My husband has a green thumb, and if he wants to buy an exotic plant for his collection, I would want him to be able to spend that money. If my son wants to eat sushi for dinner, or we want to take our kids to Disneyland, we want to make this happen for them. Time and money are now the driving forces for me to enable the dreams of my loved ones.

With my husband and children on a family holiday to Disneyland, Japan!

With my husband and children on a family holiday to Disneyland, Japan!

I have remained thrifty ever since returning from Australia: I don’t buy anything we don’t need, and if we go out for a meal, we spend within reason. Aside from the money that goes into insurance, at least 50 percent of my salary goes into saving. But as much as I’m careful, I don’t want to go to the extreme in saving, because it also creates stress. Life is already stressful enough! 

Even though the early years of my adulthood were tough, I feel happy with where my life is at now. My relationships are good, especially with my family. Without my older brother to share the financial load, I wouldn’t know what I would have done. As for my younger brothers, I never expected anything from them in return, but I can see how appreciative they are, till today. As children, I wasn’t as close to my second younger brother, but over time, the relationship flourished. I’ve become his go-to person for advice, and he’s now looking to move to an apartment close to me. Whenever I need help and call them, they are always so readily available. 

Recently, I offered to pay for the renovation for my youngest brother’s bedroom. He said that he didn’t need much, and only asked for inexpensive furniture. My siblings are so considerate, and so caring towards my kids. Now that I’m on the receiving end of their time and care, it warms me. It makes me feel good. 

Sometimes, you have to go through something extreme together to forge that bond and become closer. That’s what I feel has happened with my siblings and I.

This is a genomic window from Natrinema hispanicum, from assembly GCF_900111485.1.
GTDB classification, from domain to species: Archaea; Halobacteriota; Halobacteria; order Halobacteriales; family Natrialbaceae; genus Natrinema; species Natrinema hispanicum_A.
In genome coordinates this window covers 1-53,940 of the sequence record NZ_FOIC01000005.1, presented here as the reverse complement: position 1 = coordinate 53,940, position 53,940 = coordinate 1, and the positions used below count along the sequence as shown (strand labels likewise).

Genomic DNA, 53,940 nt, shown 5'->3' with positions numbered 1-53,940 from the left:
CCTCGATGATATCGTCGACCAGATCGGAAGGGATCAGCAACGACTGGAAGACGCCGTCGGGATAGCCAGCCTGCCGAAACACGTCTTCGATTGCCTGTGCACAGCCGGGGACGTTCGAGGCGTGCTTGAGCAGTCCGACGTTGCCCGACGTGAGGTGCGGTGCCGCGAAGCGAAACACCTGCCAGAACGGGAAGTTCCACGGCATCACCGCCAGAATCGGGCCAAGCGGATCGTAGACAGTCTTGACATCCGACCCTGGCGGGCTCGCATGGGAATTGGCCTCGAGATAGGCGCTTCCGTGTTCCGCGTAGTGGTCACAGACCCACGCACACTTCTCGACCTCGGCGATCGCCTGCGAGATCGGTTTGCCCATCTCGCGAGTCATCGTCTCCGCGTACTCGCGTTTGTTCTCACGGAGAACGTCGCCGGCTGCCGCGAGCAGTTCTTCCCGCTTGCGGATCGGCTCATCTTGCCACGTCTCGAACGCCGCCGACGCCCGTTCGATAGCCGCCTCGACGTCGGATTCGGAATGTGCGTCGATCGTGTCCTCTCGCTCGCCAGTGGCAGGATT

There was a point in my early twenties where I felt like I was surrounded by people who didn’t seem to have any cares about money. I would wonder, “why don’t I have a life like that? Why does all our money have to come from me?” But if I were to dwell on that thought, it would only make me unhappy. 

For every bad side of the coin there is a good one. I truly believe that as much as money is important and can buy happiness, we can’t hold on to it too tightly. There are many sides to every story, and many chapters in a book. I choose my side of the story, and the chapter that I want to read.

Photos provided by Charlene. 

This is the third part of our series, “The happiness that money buys you”. Click here for the first and second stories, and check in this Thursday for the final part of the series. 

Writer’s Note:
My name is Clara, and you can find me at @clarahow on the Dayre app. I’ve struggled with managing my money, thanks to a shopping habit and a privileged childhood. On my personal account, I chart my journey to understand the emotion behind my spending patterns. 

Join me and 15,000 other women on Dayre who share the big and small moments of their life with a supportive community. Money is something we talk about: how we’re spending it, saving it, and investing it. How we wish we had more, why we make financial decisions, and the ownership we stake upon it.